A recent Radio World ebook explored the state of cloud- and IP-based content creation and delivery. Among the people interviewed was Derek Murphey, CBRE, CBT, network production software manager at Northwestern Media.
Radio World: From your experience, is the cloud being used in radio largely for front-office functions?
Derek Murphey: Cloud-based products find the most use for front-office workflow as well as post-production. I’m sure everyone is using some cloud-based file storage/transfer system these days, and while that is very efficient for the office functions, it has also greatly simplified the production workflow. Cloud systems are used extensively for system backups and file storage, sometimes without the end user even realizing.
RW: To what extent has content creation and delivery been deployed, and what’s the most important thing that broadcasters should know about it as we move into 2023?
Murphey: Cloud-based content creation has taken up more of the broadcast workflow than delivery systems. Some of that is due to vendors choosing to “retire” our go-to local file store/edit systems, favoring cloud-based subscription software and file management.
I think the delivery side of cloud software still makes broadcasters nervous, depending 100% on a network connection to stay on the air. Going into 2023 I hope broadcasters will continue to explore cloud programming and the automation products available, and find ways to build redundancy into their network infrastructure.
RW: What products for broadcast purposes do you use that are based partly or entirely in the cloud?
Murphey: We’re currently utilizing RCS Zetta Cloud as part of our DR solution, and everyday office/file sharing is exclusively Microsoft 365/OneDrive.
RW: What can cloud system users do to maximize their network reliability and availability?
Murphey: Redundancy. It all comes down to having standby equipment hot and ready to go the moment there is a sign of trouble. Especially when utilizing cloud systems for real-time audio, it’s critical to have multiple ISPs feeding redundant firewall, router and switch hardware. It’s critical to evaluate your delivery system, identify the single points of failure and find a way to add redundancy, or at the very least have a written plan in place to get back on the air in the event of failure.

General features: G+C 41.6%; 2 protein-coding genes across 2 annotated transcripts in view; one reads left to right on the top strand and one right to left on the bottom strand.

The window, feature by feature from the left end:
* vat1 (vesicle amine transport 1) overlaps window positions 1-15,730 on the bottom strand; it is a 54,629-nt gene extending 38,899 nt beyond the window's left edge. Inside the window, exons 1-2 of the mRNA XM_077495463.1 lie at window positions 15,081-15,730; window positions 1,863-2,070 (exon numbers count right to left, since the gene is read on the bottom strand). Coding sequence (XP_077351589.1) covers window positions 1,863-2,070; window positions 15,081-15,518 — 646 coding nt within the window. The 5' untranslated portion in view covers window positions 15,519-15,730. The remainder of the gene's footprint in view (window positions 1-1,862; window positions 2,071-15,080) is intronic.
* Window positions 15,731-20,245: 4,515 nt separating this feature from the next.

RW: What provisions should they make for local alternate capacity?
Murphey: Local copies and backups are very handy to have in the event of cyberattack or a more catastrophic scenario where ISP and/or utility grid is compromised. Planning to maintain a second copy of your most critical data can be the difference of staying on the air while your competitors are forced off.
RW: Will the expansion of fiber and 5G, and the ability to transport full linear audio with little delay, influence the role of the cloud?
Murphey: Absolutely. The constant battle for real-time networked audio is always jitter and latency. Whether it’s all in-house, across a VPN, or cloud-based over public internet. Assuming MOST cloud-based audio systems have a buffer or error correcting mechanism, the lower latency of fiber would allow the same transport reliability while reducing the amount of duplicate data being sent, lowering the overall bandwidth needed.